Fans of Bob Dylan won’t be strangers to the artist’s affinity for hats. The accessory has accompanied the artist throughout his entire music career and life – from his first-ever self-titled album, recorded and released in 1962, to some of the most recent posts on his official Instagram page. Hats have, essentially, always been a present part of Dylan’s style repertoire, very much in keeping with the rockstar aesthetic throughout the years.
Famously, there have been a particular few hats that have marked some of the most widely-remembered moments of Bob Dylan’s career. They have not only been recalled over time, but have also, on occasion, been immortalized in other pop culture formats such as films.
The First Cap
The first hat to be put on the spotlight perfectly reflects the beginning of Dylan’s music career. Bob Dylan, his first album, had as its artwork a portrait photo of the young singer himself. In it, he wears a Dutch Boy cap. While the style was quite popular at the time, the folksy sound of the music defied the expected sounds of the early 1960s.
Knowing what we know now, it is surprising that the album wasn’t the hit expected from the artist and cultural icon that Dylan would grow into. The cap, however, marks a gigantic first milestone in the unbelievable career that was to come.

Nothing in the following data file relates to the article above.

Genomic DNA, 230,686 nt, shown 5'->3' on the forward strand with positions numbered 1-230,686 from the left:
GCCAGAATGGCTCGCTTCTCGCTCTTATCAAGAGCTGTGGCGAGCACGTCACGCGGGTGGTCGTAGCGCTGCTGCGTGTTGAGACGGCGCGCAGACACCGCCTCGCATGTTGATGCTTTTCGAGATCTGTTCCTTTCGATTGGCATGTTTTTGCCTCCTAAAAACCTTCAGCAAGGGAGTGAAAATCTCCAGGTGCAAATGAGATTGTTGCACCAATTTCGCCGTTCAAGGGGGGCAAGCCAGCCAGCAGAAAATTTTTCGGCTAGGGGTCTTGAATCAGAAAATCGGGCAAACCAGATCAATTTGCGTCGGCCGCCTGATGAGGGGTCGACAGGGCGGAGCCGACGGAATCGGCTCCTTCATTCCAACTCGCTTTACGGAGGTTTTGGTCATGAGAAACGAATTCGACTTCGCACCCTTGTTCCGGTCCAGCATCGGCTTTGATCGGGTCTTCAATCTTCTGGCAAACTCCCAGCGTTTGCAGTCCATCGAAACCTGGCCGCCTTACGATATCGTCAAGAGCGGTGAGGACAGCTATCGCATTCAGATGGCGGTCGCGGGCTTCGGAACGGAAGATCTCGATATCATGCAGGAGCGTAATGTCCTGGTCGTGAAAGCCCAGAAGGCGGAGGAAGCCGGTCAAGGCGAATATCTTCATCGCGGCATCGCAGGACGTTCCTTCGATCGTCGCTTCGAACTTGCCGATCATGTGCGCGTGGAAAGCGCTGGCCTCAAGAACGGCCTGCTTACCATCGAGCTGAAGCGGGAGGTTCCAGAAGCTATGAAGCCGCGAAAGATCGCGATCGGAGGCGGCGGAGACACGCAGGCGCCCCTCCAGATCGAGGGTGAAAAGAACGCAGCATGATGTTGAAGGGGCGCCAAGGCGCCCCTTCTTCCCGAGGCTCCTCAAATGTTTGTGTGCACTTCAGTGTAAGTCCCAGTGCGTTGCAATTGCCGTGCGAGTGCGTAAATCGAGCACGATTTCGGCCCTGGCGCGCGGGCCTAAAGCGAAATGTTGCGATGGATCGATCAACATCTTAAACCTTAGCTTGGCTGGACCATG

Rolling Thunder Revue
The 1975-1976 concert tour was perhaps one of the most renowned of Dylan’s career. It was defined by spontaneity, and largely driven by what can only be described as pure love for the music. Initially selecting smaller venues than he had played in the preceding years, Dylan opted for a more personal experience, prioritizing collaboration and flaunting true stage presence.
With guests like Joni Mitchell, the performances throughout this tour have been described as some of the most earnest and enthusiastic moments in a more than successful career. Accompanying him every night on stage was a wide-brimmed, structured Baron hat, decorated on one side with fresh flowers.
The accessory, along with Dylan’s face paint, went down in the history books and in a 2019 Scorsese directed Netflix film titled after the festival. “Rolling Thunder Revue: A Bob Dylan Story by Martin Scorsese” is described as a pseudo-documentary that joins both real-life and fictitious events surrounding the festival.
To this day, the Baron hat brand still sells a version of the Dylan hat, even including a tribute to the artist in its name. Check it out here. The legendary hat can also be found on the cover of the 1976 album, Desire.
Hats are present, in some form or extent, in 12 out of the 74 albums listed on Dylan’s official website. The collection, however, does include both deluxe and standard editions of certain records, as well as live renditions of different albums, events, and performances.
The majority of the hats are wide-brimmed, structured styles, consistent with what appears to be the artist’s preference all throughout his life and career. Even as they fell out of more general use by the public, the accessory has always had its place in Dylan’s notable closet.